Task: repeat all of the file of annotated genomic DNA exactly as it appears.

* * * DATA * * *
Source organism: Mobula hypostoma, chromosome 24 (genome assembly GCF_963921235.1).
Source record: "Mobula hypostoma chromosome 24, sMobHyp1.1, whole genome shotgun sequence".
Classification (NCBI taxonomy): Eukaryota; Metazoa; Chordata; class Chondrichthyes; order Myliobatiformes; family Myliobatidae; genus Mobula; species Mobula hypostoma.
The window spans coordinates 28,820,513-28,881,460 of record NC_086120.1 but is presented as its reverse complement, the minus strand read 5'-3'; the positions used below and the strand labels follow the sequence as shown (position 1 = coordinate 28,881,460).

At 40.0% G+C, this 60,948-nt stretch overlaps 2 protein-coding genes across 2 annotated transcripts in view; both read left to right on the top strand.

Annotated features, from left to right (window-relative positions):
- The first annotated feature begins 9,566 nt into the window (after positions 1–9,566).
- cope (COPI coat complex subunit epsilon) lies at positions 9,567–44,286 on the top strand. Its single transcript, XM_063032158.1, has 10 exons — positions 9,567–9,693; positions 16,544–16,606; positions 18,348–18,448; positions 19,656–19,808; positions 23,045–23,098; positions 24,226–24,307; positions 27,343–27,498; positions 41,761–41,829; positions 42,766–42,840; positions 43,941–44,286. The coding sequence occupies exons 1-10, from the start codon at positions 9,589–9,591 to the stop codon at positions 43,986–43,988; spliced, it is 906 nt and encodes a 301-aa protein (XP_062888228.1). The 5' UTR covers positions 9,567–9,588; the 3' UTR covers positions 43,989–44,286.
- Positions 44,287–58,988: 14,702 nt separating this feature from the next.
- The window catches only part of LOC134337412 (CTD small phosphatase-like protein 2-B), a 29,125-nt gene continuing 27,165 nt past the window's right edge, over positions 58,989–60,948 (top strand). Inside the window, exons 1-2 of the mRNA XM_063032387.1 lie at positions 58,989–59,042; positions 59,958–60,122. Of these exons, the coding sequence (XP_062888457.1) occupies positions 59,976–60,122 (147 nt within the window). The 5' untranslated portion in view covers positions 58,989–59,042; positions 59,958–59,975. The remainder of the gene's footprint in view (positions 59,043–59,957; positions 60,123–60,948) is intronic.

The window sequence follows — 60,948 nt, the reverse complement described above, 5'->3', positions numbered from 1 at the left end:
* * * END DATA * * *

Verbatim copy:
Source organism: Mobula hypostoma, chromosome 24 (genome assembly GCF_963921235.1).
Source record: "Mobula hypostoma chromosome 24, sMobHyp1.1, whole genome shotgun sequence".
Classification (NCBI taxonomy): Eukaryota; Metazoa; Chordata; class Chondrichthyes; order Myliobatiformes; family Myliobatidae; genus Mobula; species Mobula hypostoma.
The window spans coordinates 28,820,513-28,881,460 of record NC_086120.1 but is presented as its reverse complement, the minus strand read 5'-3'; the positions used below and the strand labels follow the sequence as shown (position 1 = coordinate 28,881,460).

At 40.0% G+C, this 60,948-nt stretch overlaps 2 protein-coding genes across 2 annotated transcripts in view; both read left to right on the top strand.

Annotated features, from left to right (window-relative positions):
- The first annotated feature begins 9,566 nt into the window (after positions 1–9,566).
- cope (COPI coat complex subunit epsilon) lies at positions 9,567–44,286 on the top strand. Its single transcript, XM_063032158.1, has 10 exons — positions 9,567–9,693; positions 16,544–16,606; positions 18,348–18,448; positions 19,656–19,808; positions 23,045–23,098; positions 24,226–24,307; positions 27,343–27,498; positions 41,761–41,829; positions 42,766–42,840; positions 43,941–44,286. The coding sequence occupies exons 1-10, from the start codon at positions 9,589–9,591 to the stop codon at positions 43,986–43,988; spliced, it is 906 nt and encodes a 301-aa protein (XP_062888228.1). The 5' UTR covers positions 9,567–9,588; the 3' UTR covers positions 43,989–44,286.
- Positions 44,287–58,988: 14,702 nt separating this feature from the next.
- The window catches only part of LOC134337412 (CTD small phosphatase-like protein 2-B), a 29,125-nt gene continuing 27,165 nt past the window's right edge, over positions 58,989–60,948 (top strand). Inside the window, exons 1-2 of the mRNA XM_063032387.1 lie at positions 58,989–59,042; positions 59,958–60,122. Of these exons, the coding sequence (XP_062888457.1) occupies positions 59,976–60,122 (147 nt within the window). The 5' untranslated portion in view covers positions 58,989–59,042; positions 59,958–59,975. The remainder of the gene's footprint in view (positions 59,043–59,957; positions 60,123–60,948) is intronic.

The window sequence follows — 60,948 nt, the reverse complement described above, 5'->3', positions numbered from 1 at the left end: